[arin-ppml] private whois record
patrick at klos.com
patrick at klos.com
Tue Aug 7 17:15:35 EDT 2012
> I doubt you can find the street address of BoA's or CIA network
> security department in public. Their customer facing department
> info is public, but their network org may be considered sensitive.
Please provide an example of how a legitimate business's WHOIS data may
be considered "sensitive"?
> The point is some business and gov entities may consider their
> network records to be sensitive info, and want to keep them away
> from general public. As an ISP, it is not my job to question whether
> they are just hyper-sensitive or not.
I can't think of any legitimate reason why a legitimate business or
government entity should have a reason to hide their contact information?!?
(I HATE the fact that our "transparent" government has the balls to say
that we don't have any legitimate reason to contact them!)
The only people I know of that NEED to hide are scammers, spammers, phishers,
and other fraudulent entities.
And who is to decide who falls under "General Public" and who should be
so priviliged to have access to these "private" WHOIS records? I am often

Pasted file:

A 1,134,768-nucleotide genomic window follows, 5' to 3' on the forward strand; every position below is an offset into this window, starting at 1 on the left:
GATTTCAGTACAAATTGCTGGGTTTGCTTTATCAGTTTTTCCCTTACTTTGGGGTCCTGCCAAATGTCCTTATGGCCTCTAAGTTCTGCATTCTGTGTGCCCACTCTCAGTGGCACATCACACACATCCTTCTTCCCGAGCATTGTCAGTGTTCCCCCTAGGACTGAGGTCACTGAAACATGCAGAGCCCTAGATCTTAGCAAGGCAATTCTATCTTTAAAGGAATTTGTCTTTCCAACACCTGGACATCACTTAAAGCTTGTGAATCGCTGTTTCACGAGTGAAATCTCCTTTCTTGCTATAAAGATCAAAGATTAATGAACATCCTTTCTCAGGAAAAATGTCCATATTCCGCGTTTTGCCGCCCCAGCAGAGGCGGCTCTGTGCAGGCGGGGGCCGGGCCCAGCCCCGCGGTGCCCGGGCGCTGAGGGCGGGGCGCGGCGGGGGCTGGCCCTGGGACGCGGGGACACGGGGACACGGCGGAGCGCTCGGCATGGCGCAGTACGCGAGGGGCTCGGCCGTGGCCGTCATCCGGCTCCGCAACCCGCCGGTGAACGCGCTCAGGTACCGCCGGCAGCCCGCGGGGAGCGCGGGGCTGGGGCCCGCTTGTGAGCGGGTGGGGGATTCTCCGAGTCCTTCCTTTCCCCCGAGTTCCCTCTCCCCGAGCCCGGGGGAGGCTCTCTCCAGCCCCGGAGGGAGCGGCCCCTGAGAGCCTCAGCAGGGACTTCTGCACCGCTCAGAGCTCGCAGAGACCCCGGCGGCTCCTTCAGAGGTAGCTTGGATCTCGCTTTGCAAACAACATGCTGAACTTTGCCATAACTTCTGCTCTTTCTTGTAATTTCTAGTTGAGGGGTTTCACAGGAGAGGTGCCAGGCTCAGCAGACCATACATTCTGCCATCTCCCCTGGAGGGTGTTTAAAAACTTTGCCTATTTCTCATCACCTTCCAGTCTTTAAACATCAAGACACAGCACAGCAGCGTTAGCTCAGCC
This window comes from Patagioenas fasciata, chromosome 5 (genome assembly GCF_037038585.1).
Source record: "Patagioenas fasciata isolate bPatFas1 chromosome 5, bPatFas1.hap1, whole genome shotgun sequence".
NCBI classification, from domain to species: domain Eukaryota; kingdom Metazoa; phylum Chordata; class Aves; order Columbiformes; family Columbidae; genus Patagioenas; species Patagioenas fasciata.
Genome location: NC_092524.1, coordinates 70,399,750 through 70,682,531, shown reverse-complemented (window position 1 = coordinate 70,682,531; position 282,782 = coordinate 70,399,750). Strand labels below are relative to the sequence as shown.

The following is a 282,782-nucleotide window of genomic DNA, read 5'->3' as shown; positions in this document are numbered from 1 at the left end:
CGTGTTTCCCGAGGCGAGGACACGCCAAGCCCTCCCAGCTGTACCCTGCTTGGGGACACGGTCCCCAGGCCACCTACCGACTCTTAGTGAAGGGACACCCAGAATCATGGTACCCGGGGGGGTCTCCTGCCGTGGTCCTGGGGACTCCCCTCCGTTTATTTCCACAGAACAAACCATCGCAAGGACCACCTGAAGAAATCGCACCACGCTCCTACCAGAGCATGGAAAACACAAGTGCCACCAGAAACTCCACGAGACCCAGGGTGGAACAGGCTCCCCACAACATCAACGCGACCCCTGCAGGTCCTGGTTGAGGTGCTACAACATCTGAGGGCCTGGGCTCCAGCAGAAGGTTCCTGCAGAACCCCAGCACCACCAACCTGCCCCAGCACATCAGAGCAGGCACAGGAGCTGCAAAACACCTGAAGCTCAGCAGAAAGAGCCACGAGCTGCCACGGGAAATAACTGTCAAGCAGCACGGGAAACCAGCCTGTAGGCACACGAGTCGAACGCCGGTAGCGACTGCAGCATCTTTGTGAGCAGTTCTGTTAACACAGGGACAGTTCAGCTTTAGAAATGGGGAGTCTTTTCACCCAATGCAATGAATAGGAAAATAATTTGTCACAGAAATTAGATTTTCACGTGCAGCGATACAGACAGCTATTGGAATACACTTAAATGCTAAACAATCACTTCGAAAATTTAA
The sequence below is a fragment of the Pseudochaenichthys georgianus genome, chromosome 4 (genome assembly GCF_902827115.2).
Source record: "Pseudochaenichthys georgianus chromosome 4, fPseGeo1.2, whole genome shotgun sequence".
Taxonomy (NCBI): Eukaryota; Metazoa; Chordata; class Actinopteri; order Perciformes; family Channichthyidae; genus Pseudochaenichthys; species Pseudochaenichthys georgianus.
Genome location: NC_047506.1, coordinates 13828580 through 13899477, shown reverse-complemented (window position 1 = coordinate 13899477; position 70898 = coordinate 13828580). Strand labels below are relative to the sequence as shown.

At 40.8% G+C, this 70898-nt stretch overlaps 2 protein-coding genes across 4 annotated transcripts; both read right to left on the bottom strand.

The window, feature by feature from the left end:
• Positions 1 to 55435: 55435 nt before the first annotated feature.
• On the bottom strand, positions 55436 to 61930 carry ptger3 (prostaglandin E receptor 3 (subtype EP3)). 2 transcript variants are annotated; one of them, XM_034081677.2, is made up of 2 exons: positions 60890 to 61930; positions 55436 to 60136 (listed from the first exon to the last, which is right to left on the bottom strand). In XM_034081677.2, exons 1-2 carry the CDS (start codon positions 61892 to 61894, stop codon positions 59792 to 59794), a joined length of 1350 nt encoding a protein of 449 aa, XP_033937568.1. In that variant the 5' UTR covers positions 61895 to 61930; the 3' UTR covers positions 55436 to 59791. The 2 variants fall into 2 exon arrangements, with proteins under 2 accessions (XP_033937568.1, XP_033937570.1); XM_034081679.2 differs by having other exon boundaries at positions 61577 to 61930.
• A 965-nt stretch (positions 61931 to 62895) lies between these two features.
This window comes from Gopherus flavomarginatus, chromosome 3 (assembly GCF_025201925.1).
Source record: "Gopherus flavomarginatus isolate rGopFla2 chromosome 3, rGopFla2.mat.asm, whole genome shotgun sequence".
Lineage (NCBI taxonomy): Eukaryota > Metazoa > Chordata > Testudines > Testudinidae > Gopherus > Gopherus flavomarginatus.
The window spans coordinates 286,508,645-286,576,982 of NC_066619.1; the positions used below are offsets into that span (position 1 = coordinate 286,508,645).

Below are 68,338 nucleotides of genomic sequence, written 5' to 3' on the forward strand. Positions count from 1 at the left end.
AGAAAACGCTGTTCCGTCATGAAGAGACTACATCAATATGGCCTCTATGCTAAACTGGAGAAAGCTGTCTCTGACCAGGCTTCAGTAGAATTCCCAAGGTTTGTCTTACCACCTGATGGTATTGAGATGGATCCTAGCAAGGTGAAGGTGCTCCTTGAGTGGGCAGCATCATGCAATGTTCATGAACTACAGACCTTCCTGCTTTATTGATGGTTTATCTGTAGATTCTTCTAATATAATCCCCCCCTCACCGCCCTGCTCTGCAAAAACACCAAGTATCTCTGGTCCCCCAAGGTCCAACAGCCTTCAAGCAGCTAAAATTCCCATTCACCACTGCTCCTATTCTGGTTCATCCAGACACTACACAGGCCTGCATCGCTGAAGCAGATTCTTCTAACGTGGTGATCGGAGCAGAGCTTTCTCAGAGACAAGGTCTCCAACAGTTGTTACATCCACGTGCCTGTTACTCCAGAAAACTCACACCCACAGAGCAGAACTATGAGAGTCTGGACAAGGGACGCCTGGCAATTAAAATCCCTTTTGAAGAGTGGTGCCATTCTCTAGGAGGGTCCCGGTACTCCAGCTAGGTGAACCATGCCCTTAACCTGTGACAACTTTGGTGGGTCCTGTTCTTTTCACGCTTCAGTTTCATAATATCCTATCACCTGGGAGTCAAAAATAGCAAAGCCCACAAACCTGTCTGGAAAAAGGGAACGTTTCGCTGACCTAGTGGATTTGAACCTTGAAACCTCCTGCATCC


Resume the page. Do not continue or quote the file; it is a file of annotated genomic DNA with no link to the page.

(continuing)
(daily) using WHOIS records to report spam, phishing and hacking activities
to ISPs and owners of compromised servers. There is nothing more frustrating
than looking up someone's contact information only to find that it's missing
or incorrect (although spam filters on abuse mailboxes are a close second!!).
> Those reassignments are leaf records, only one hop away from their
> upstream's LIR records. Hence if an ISP make a particular leaf
> network record private, you can always find the immediate upstream
> ISP and go take up your network problem from there.
Why have a WHOIS record if the information is "hidden" or "private"? Any
business or entity who does not want their actual contact info published
can hire their ISP or some other company to handle the contact requests,
but SOMEONE HAS TO BE THERE to answer the call or email.
Klos Technologies, Inc.
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